for National Geographic News
Everyone surfing for last-minute Halloween costumes and pictures of black Lolcats today—what you might call the 40th anniversary of the Internet—can give thanks to the simple network message that started it all: "lo."
On October 29, 1969, that message became the first ever to travel between two computers connected via the ARPANET, the computer network that would become the Internet.
The truncated transmission traveled about 400 miles (643 kilometers) between the University of California, Los Angeles, and the Stanford Research Institute. (Watch video about the birth of the Internet.)
The electronic dispatch was supposed to be the word "login," but only the first two letters were successfully sent before the system crashed.
Still, that humble greeting marked the start of a phenomenon that has become such an important part of modern life that many experts argue access to it should be a right rather than a privilege.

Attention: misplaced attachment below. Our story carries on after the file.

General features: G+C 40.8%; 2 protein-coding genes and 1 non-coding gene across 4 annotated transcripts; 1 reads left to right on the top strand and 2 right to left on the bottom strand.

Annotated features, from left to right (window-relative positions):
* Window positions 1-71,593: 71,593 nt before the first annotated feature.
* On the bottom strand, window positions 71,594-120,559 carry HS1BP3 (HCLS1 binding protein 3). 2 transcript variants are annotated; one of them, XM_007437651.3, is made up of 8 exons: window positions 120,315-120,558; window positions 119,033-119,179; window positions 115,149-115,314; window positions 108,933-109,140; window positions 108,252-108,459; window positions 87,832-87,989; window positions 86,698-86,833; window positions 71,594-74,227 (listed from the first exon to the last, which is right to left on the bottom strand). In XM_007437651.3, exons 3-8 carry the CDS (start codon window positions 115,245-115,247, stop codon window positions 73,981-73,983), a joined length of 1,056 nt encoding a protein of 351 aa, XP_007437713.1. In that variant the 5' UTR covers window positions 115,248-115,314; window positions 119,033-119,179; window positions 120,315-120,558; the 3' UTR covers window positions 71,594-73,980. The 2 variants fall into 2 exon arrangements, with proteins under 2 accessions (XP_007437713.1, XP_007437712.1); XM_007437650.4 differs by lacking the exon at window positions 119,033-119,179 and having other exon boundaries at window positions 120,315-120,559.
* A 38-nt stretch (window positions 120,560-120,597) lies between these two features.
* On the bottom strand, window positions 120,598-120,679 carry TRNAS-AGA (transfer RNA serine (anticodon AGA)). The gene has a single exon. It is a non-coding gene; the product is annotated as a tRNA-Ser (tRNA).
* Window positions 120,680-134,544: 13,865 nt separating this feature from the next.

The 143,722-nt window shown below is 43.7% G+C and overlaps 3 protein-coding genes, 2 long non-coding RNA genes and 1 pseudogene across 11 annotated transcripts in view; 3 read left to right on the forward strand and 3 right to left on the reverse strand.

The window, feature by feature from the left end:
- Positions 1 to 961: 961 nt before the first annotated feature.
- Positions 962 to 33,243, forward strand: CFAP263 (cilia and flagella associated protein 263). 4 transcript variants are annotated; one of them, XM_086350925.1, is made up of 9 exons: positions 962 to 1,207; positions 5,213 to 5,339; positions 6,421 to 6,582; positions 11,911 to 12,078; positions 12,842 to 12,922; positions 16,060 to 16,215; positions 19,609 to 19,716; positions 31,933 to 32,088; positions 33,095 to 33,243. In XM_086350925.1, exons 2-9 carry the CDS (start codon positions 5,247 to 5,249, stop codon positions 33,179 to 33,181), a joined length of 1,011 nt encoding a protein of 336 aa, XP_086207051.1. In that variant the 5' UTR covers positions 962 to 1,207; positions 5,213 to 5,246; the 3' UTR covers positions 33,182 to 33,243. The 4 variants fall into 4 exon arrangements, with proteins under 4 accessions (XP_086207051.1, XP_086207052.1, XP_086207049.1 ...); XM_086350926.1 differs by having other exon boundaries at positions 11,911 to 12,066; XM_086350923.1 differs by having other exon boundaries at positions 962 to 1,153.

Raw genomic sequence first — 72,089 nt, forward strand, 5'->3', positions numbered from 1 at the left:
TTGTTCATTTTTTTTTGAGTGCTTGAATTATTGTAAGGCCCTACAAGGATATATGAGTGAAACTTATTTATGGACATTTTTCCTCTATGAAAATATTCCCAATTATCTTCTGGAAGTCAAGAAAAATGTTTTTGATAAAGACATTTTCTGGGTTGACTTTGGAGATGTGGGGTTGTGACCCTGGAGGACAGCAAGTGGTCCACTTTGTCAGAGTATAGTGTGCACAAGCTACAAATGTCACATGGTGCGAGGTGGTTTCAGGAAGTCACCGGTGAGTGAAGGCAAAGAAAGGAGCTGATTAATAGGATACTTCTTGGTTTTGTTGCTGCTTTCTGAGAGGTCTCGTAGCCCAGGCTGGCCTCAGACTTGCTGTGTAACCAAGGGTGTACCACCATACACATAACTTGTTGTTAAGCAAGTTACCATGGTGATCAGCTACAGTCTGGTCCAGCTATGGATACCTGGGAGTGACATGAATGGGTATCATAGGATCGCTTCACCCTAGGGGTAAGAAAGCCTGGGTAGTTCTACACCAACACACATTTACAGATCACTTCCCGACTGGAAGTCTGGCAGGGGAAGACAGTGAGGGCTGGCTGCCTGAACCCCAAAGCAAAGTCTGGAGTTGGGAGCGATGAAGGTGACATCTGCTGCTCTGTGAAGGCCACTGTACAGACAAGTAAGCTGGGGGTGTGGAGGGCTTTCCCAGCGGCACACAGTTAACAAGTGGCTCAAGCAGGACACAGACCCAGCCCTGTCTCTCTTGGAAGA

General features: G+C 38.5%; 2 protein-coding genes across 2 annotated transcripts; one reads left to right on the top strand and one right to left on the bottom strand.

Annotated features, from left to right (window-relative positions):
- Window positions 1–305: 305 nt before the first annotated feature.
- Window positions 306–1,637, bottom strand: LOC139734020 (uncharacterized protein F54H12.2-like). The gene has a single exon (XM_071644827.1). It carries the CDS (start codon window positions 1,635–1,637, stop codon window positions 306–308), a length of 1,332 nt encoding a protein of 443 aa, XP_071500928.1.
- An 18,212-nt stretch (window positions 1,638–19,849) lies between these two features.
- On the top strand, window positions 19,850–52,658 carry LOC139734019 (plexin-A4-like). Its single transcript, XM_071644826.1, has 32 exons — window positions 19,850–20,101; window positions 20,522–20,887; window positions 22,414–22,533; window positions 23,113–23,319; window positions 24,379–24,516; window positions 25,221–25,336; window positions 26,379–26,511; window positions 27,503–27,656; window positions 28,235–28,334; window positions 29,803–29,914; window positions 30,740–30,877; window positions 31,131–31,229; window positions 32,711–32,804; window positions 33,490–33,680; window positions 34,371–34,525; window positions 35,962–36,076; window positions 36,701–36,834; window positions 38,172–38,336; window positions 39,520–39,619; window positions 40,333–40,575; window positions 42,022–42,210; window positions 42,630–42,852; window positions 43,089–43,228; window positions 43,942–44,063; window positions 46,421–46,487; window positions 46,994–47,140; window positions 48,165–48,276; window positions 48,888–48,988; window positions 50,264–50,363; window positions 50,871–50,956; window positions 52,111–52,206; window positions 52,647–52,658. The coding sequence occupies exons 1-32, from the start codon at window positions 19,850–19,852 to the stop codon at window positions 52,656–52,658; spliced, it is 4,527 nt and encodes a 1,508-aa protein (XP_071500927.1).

In fact, earlier this month Finland became the first country in the world to declare broadband Internet access a legal right for all of its 5.2 million citizens.
"I don't think it's quite on the level of food and water yet, but it's pretty close," said Jeffrey Cole, director of the Annenberg School for the Digital Future at the University of Southern California.
Created by the U.S. Department of Defense's Advanced Research Projects Agency, the original ARPANET was a network of just four computer terminals installed at universities and research institutions in California and Utah.
With its truncated missive 40 years ago today, ARPANET became the world's first operational packet-switching network.
"Packet-switching was the original transmission mechanism [for our network] in 1969 and is still the underlying technology of the Internet today," said Leonard Kleinrock, a UCLA computer engineer who was involved in ARPANET's creation.
In a packet-switched connection, a message from one computer is broken down into chunks, or packets, of data and sent through multiple routes to another computer.
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